Iran’s representative at the Organization of the Petroleum Exporting Countries (OPEC) Mohammad Ali Khatibi said recently that the era of cheap crude oil supply is over and that the global oil crisis is approaching, the semi- official Mehr news agency reported.
Talking ahead of the 158th meeting of the OPEC to be held in Ecuador, Khatibi also said studies show that in the mid-term perspective the crude oil prices will soar in the global market.
“In 2011, it is something natural for the crude oil to be supplied at 100 U.S. dollars a barrel,” said the Iranian official.
“A study by a German military think tank leaked to the Internet warns of the potential for a dire global economic crisis… and an irreversible decline in world oil supplies. The study was produced by the Future Analysis department of the Bundeswehr Transformation Center, a branch of the German military,” John Collins Rudolf wrote in an article published by the New York Times.
“The study states that there is “some probability that peak oil will occur around the year 2010 and that the impact on security is expected to be felt 15 to 30 years later,” he added.
Rudolf noted that the concept of “peak oil” is a controversial one, as it signifies the point at which global oil production reaches its maximum level and then enters a permanent decline. As oil is a finite resource, most energy experts consider the eventual peak and decline of world oil production to be an inevitable reality.
“But the timing of this zenith — whether in the near term, or some distant future — is a subject of fierce debate. Many prominent national and intergovernmental energy agencies, including the International Energy Agency, maintain that oil reserves are sufficient to meet demand until at least 2030,” Rudolf added.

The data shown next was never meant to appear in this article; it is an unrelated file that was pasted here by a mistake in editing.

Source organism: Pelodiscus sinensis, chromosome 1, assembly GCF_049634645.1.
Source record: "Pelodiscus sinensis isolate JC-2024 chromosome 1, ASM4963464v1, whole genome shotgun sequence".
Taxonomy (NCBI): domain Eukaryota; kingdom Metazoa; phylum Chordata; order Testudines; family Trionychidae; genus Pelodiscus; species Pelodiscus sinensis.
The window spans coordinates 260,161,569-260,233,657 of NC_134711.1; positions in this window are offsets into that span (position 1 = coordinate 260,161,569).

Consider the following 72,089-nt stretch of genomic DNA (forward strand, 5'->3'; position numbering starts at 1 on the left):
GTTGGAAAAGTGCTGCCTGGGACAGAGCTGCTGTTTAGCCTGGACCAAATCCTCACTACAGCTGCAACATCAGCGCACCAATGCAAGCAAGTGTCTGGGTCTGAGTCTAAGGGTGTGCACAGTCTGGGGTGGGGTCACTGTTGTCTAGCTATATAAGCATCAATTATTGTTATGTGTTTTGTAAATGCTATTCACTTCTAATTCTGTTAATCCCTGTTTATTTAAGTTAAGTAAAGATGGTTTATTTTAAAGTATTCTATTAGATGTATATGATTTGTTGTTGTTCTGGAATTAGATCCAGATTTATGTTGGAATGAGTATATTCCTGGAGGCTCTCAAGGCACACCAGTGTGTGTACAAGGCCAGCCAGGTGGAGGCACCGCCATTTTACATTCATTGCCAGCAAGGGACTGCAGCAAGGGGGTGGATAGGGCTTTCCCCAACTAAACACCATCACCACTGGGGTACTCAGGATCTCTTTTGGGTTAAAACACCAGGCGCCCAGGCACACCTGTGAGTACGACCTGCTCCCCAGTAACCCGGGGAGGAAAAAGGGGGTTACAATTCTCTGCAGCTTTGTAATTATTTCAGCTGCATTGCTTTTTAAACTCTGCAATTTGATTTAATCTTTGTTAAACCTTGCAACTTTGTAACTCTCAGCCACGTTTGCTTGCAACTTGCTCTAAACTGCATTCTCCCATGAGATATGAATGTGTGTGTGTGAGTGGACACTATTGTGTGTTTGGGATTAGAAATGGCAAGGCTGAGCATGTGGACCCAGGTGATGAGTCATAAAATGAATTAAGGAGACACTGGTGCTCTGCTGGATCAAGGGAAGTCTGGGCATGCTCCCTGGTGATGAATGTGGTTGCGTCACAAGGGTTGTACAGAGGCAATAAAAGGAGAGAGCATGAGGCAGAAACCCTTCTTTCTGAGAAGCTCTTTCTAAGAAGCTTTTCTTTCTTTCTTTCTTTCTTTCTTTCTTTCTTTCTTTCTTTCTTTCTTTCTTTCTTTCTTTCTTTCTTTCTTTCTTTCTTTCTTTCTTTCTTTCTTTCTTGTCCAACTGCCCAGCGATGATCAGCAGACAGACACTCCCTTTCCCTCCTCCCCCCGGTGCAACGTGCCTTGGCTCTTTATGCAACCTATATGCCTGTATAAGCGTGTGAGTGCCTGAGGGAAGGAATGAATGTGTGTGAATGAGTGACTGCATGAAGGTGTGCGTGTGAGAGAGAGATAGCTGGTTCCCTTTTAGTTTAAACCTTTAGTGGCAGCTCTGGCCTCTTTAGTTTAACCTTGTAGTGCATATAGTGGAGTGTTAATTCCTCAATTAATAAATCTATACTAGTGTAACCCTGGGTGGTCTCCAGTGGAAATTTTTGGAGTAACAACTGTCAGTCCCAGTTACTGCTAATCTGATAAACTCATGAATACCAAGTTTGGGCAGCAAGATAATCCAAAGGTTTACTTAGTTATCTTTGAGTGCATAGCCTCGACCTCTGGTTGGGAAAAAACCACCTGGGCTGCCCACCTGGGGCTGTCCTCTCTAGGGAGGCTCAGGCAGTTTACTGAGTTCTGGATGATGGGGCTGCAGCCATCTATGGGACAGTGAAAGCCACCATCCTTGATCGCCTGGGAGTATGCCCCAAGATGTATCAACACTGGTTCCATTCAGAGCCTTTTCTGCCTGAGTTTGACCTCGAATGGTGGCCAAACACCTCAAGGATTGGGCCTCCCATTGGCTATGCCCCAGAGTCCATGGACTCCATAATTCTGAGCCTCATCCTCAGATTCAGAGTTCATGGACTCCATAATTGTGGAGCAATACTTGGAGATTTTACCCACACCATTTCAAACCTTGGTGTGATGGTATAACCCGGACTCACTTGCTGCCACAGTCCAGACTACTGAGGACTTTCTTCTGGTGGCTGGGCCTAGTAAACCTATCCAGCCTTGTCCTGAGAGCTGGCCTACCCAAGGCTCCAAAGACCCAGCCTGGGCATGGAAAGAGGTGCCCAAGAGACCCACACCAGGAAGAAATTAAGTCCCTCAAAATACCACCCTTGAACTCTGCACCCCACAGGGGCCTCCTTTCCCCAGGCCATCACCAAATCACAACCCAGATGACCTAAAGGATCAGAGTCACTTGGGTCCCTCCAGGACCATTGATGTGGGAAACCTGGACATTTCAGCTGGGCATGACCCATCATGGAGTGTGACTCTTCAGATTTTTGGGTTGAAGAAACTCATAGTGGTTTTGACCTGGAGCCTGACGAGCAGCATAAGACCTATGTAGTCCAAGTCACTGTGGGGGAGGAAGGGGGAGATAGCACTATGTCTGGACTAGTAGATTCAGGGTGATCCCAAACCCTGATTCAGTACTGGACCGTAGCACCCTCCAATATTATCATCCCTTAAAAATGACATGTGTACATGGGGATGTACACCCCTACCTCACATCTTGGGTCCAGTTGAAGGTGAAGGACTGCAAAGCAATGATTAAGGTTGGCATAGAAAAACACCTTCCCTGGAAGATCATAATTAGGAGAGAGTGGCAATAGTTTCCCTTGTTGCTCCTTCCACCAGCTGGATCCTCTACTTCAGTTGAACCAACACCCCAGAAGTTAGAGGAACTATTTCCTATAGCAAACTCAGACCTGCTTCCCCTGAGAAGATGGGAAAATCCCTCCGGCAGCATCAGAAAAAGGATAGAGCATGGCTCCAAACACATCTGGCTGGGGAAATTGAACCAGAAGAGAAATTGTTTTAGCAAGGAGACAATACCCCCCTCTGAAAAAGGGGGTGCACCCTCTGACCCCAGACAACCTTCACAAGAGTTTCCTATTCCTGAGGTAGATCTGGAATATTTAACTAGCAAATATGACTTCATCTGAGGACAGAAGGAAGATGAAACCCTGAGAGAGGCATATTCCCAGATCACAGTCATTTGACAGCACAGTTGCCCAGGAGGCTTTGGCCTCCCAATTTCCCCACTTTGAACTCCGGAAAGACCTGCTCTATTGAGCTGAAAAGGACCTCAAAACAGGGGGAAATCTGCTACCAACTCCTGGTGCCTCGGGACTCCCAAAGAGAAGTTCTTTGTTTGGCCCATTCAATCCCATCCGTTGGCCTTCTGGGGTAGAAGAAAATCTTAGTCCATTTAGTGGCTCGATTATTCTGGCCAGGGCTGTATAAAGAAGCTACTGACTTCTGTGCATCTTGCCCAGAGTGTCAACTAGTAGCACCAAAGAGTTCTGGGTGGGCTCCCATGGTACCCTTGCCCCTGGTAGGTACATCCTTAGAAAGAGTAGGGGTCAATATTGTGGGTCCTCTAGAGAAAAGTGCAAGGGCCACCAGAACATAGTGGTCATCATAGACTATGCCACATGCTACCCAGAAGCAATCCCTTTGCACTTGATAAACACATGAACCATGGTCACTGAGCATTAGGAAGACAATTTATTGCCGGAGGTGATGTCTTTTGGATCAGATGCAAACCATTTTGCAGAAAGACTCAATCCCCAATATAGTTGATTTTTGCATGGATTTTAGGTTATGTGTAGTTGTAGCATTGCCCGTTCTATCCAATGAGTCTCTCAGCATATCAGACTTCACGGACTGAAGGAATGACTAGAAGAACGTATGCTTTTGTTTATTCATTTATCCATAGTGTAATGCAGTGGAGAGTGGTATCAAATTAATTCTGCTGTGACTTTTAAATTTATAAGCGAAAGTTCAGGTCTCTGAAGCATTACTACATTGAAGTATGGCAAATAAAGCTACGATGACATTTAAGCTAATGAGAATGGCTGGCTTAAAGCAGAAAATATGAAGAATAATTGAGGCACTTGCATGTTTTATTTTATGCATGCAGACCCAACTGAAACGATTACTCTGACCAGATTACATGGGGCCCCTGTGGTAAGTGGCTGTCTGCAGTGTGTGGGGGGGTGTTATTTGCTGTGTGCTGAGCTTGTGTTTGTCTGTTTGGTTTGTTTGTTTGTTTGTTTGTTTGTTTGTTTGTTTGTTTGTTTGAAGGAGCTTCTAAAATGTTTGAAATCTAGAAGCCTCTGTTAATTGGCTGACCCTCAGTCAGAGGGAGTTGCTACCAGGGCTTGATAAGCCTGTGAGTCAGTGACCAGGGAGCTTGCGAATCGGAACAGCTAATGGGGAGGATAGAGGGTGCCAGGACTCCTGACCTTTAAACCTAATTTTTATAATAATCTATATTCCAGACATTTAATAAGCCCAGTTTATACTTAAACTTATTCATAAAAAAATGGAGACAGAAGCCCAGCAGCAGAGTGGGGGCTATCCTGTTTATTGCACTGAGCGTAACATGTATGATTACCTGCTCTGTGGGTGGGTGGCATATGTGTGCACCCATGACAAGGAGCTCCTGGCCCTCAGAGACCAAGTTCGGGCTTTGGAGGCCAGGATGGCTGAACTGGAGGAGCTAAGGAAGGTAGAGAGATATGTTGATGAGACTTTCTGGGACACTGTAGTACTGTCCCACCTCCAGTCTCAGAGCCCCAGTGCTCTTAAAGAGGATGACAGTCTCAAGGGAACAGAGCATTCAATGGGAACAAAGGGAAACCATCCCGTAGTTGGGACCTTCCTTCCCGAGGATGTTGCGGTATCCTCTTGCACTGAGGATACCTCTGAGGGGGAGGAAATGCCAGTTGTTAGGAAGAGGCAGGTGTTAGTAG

However, “oil fields all over the world are now well past peak production, so much so that oil production is likely to peak less than 10 years from now — and a decade earlier than most have previously estimated. There are now also indications from the IEA that production may have already peaked! Moreover, in a recent survey of 800 oil fields worldwide, fully three-quarters of global reserves have already reached peak production,” Larry Edelson wrote for the Uncommon Wisdom.
“The key remaining question of the peak oil crisis is just when world production is going to start on an unstoppable decline. A few years ago those analysts who were deeply enmeshed in the problem were saying that 2011 or 2012 looked like the fateful year. But then the unexpected happened — a great recession came along and the demand for oil plunged. Although global oil production set a nominal high during the great price run-up back in the summer of 2008, production soon fell away as the deepening recession cut demand by some 4 million barrels a day,” Tom Whipple wrote in his article, The Peak Oil Crisis: 2014 – The Year of Transition.
“These days, new oil production capacity, on the scale of millions of barrels a day, does not appear overnight from the drill of a lucky wild catter. Large new oil production projects take five, six, or seven years before the first oil can be shipped and cost billions of dollars. If a major project is not already well along, we are unlikely to see any oil from it until the latter half of the decade. For the next five years we are stuck with those projects that are already underway. This train of thought seems to say that somewhere around 2014, world oil production, which has been on a rough plateau since 2005, will start to decline, perhaps rapidly,” he added.